A Vaharala inscription from Vessagiriya

Vaharala inscriptions were first studied in 1906 (Uduwara 1991:121). Senarat Paranavitana has presented a more logical idea on the Vaharala inscriptions (Paranavitana 1955:35-65); where his idea that it means release from slavery or servant hood has been incorporated to the society. But based on linguistic, historical and cultural facts this statement is proved wrong according to the scholars Madauyangoda Vimalakthi Thera (Vimalakthi Thera 2004:107-108), Kotaneluwe Chandajothi Thera (Chandajothi Thera 1962:24), Saddhamangala Karunarathne (Karunarathne 1984:117-118), Bandusena Gunersekara (1989 November 12:18), Sirimal Ranawella (Ranawella 2008:32-35), Malani Dias (Dias 1991), and Karunasena Hettiarachchi (Hettiarachchi 2005:137).

Being proficient in a given field is a great achievement. This proficiency is created by the deep sense of understanding and knowledge one has to that field. Accordingly given below are the ideas on the meaning of this word by scholars.

  • Sinhala Dictionary – slavery, servant, submission, performing all work (Sannasgala 1991:258)
  • Rock inscriptions Alphabet – Vahara/Vaharaya (වහර/වහරය) = Vehera/Viharaya (වෙහෙර/විහාරය)

Vaharala/Vahara layara/Vahera la (වහර ල/වහර ලයර/වහෙර ල)  = Vihara Salaka (විහාර සලාක )

Vahara laha (වහර ලහ)  = Vihara Salaka (විහාර සලාක) (Ranawalla 2004:123)

  • Senerat Paranavitane – the idea of Slavery or Vahal (වහල්) (Paranavitane 1955:35,36)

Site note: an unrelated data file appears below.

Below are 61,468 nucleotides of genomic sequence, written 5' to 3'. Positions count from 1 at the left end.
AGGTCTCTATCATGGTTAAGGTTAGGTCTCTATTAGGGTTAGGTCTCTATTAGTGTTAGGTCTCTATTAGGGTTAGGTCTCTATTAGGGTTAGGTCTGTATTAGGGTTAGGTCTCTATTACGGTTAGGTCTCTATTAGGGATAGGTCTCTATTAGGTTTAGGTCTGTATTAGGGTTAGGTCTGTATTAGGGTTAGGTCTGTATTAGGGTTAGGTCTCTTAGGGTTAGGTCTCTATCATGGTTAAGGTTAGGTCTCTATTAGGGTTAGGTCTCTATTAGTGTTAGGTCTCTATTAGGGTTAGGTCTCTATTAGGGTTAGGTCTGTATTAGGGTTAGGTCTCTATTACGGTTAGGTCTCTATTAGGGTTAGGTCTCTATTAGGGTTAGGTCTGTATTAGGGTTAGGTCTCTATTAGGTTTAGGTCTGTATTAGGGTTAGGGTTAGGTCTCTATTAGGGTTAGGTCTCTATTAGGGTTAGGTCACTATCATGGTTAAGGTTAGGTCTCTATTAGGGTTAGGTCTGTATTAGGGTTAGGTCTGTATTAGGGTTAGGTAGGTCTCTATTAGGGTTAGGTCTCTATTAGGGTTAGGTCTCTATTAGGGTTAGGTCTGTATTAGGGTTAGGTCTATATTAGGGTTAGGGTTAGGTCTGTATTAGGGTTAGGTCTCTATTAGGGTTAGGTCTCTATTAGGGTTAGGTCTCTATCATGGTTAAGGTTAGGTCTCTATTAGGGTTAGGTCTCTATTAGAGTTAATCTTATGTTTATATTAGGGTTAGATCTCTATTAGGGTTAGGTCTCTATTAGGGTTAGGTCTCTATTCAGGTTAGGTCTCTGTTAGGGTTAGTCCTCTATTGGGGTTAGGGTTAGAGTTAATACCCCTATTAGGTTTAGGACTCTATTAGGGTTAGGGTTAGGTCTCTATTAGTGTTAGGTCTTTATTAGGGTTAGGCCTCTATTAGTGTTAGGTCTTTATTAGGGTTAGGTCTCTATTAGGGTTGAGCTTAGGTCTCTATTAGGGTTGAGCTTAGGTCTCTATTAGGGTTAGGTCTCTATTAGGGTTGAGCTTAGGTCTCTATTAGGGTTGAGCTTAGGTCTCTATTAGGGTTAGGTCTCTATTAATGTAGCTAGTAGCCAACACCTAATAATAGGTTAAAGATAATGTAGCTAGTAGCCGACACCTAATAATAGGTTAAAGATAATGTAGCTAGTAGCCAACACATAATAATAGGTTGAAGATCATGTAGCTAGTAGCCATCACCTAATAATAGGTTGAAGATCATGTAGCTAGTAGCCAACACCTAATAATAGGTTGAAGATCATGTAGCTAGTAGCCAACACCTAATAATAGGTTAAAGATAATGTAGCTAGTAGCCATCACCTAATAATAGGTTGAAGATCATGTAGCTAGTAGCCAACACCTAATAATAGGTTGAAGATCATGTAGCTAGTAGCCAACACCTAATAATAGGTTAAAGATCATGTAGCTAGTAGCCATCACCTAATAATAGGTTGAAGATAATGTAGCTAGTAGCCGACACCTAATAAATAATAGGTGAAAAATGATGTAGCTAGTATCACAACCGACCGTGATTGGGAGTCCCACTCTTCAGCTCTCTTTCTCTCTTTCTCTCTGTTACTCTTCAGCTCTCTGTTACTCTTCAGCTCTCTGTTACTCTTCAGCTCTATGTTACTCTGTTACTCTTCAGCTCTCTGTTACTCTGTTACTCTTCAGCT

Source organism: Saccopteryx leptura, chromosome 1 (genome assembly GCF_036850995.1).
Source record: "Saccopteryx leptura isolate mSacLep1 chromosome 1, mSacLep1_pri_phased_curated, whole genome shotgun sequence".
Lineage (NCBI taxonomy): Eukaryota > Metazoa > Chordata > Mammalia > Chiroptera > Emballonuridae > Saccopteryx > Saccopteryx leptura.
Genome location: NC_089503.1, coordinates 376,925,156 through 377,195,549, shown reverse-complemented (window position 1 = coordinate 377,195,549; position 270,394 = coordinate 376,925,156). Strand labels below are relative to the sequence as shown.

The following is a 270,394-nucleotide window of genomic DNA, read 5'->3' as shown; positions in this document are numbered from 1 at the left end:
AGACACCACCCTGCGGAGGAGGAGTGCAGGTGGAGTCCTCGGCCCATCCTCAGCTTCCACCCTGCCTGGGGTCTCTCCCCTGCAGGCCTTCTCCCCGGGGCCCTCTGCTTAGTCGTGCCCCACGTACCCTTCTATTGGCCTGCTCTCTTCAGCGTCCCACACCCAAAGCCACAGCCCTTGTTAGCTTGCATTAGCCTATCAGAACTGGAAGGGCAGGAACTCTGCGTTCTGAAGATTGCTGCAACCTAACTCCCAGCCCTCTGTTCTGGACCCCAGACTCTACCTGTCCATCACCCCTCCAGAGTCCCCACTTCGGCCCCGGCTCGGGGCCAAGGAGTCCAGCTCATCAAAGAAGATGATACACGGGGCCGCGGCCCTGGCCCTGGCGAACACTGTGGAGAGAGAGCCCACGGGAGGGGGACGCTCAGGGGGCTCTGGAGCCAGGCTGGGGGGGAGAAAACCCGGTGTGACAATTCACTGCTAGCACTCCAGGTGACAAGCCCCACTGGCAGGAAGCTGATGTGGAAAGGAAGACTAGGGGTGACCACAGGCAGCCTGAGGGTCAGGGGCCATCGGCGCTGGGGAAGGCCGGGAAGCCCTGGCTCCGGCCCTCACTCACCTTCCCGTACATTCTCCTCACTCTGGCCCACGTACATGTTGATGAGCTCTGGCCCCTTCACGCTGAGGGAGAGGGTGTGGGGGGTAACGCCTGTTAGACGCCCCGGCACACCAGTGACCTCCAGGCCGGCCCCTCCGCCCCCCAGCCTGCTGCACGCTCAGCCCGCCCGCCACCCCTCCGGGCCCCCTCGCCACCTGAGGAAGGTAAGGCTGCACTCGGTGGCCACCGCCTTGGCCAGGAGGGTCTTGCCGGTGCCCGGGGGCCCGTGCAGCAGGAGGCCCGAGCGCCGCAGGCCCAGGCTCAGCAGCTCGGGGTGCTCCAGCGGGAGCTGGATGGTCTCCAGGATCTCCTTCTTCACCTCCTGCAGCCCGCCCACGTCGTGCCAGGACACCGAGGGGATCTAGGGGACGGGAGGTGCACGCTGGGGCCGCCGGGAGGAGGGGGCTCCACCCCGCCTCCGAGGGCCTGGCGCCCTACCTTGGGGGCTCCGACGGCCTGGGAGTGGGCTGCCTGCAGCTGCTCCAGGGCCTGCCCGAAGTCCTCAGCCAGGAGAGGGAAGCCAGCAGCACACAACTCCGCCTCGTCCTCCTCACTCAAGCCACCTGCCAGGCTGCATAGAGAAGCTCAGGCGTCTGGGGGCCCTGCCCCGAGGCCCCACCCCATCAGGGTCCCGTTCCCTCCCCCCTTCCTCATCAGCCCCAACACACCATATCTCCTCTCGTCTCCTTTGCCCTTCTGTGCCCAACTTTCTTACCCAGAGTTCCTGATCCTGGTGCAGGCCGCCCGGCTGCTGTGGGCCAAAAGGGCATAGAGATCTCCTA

• J. Wijeratne – wood or timber sacrifice (Paranavitane 1955:36)
  • Sirimal Ranawalla – making of Vihara Salaka
  • Malani Dias – being exempted from compulsory services (Dias 1989:19)
  • Wimalakthi Thera – a Vihara chamber/making a Vihara chamber (Wimalakthi Thera 2004:108)
  • Saddhamangala Karunarathne – making of buildings for Viharas (Karunarathne 1984:117-118)
  • Kotaneluwe Chandajothi Thera/ Bandusena Gunersekara – making the Viharageya/ making chambers in the Viharaya (Chandajothi Thera 1962:24, Gunersekara 1989 November 12:18)
  • Karunasena Hettiarachchi – being exempted from compulsory services (Hettiarachchi 2005:137)
  • Benil Priyanka – making chambers in the Viharaya/ Vihara chamber/making of a (Priyanka 2012:14)

Calligraphic details from Vaharala Inscriptions

The development of the Sinhalese language and alphabet goes hand in hand (Gunersekara 1996:40). The Brahmi script it is believed to have evolved over the centuries into the present Sinhalese script. The transitional period of the Brahmi script can be stated between the 6th – 7th centuries AD (Lankage 1996:49). Most of the Vaharala inscriptions belong to this period with a few belonging to the 5th century AD. In the development of the Sinhalese script, the middle period or the transitional period could be stated as the period between the 6th to 7th centuries AD where an acceleration of the transformation of the script could be observed (Gunersekara 1996:82). Although it is hard to confirm as to when the Brahmi script began transformation into the present Sinhalese script, a transformation is clearly observable during the 6th century AD (ibid 83).

Prof. Senerat Paranavitana

When comparing the inscriptions of the 6th – 7th centuries, variations in the scripts could be seen, (ibid 84) especially when comparing the Vaharala inscriptions to other contemporary inscriptions. These details would not be discussed individually but as a whole.